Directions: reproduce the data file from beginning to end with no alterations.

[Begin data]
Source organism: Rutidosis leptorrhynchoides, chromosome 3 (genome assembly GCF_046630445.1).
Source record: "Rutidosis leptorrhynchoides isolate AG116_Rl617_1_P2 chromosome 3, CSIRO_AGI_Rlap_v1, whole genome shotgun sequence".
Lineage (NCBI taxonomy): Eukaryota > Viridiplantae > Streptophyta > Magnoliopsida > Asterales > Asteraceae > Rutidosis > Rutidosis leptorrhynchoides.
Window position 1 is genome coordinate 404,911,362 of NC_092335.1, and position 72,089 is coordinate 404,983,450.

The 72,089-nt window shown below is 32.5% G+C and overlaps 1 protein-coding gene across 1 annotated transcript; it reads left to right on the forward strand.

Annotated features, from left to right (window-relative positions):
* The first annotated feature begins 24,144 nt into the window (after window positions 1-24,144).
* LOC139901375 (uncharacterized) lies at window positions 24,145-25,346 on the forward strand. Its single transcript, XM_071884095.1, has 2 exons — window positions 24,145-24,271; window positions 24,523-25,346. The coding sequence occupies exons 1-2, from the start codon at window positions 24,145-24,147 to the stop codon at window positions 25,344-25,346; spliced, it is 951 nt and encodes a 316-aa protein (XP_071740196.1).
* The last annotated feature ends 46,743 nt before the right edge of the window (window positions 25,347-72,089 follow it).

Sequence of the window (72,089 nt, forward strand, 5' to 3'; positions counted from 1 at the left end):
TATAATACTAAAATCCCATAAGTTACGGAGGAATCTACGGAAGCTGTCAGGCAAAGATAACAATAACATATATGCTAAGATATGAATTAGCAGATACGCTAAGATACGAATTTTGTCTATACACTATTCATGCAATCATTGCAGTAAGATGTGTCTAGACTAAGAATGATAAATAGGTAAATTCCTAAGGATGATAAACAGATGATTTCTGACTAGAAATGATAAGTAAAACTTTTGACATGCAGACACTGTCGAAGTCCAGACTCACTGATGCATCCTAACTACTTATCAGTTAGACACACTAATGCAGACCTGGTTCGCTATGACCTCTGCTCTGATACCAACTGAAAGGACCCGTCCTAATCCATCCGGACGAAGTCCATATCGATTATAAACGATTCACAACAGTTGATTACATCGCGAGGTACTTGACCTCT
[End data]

Source organism: Rutidosis leptorrhynchoides, chromosome 3 (genome assembly GCF_046630445.1).
Source record: "Rutidosis leptorrhynchoides isolate AG116_Rl617_1_P2 chromosome 3, CSIRO_AGI_Rlap_v1, whole genome shotgun sequence".
Lineage (NCBI taxonomy): Eukaryota > Viridiplantae > Streptophyta > Magnoliopsida > Asterales > Asteraceae > Rutidosis > Rutidosis leptorrhynchoides.
Window position 1 is genome coordinate 404,911,362 of NC_092335.1, and position 72,089 is coordinate 404,983,450.

The 72,089-nt window shown below is 32.5% G+C and overlaps 1 protein-coding gene across 1 annotated transcript; it reads left to right on the forward strand.

Annotated features, from left to right (window-relative positions):
* The first annotated feature begins 24,144 nt into the window (after window positions 1-24,144).
* LOC139901375 (uncharacterized) lies at window positions 24,145-25,346 on the forward strand. Its single transcript, XM_071884095.1, has 2 exons — window positions 24,145-24,271; window positions 24,523-25,346. The coding sequence occupies exons 1-2, from the start codon at window positions 24,145-24,147 to the stop codon at window positions 25,344-25,346; spliced, it is 951 nt and encodes a 316-aa protein (XP_071740196.1).
* The last annotated feature ends 46,743 nt before the right edge of the window (window positions 25,347-72,089 follow it).

Sequence of the window (72,089 nt, forward strand, 5' to 3'; positions counted from 1 at the left end):
TATAATACTAAAATCCCATAAGTTACGGAGGAATCTACGGAAGCTGTCAGGCAAAGATAACAATAACATATATGCTAAGATATGAATTAGCAGATACGCTAAGATACGAATTTTGTCTATACACTATTCATGCAATCATTGCAGTAAGATGTGTCTAGACTAAGAATGATAAATAGGTAAATTCCTAAGGATGATAAACAGATGATTTCTGACTAGAAATGATAAGTAAAACTTTTGACATGCAGACACTGTCGAAGTCCAGACTCACTGATGCATCCTAACTACTTATCAGTTAGACACACTAATGCAGACCTGGTTCGCTATGACCTCTGCTCTGATACCAACTGAAAGGACCCGTCCTAATCCATCCGGACGAAGTCCATATCGATTATAAACGATTCACAACAGTTGATTACATCGCGAGGTACTTGACCTCT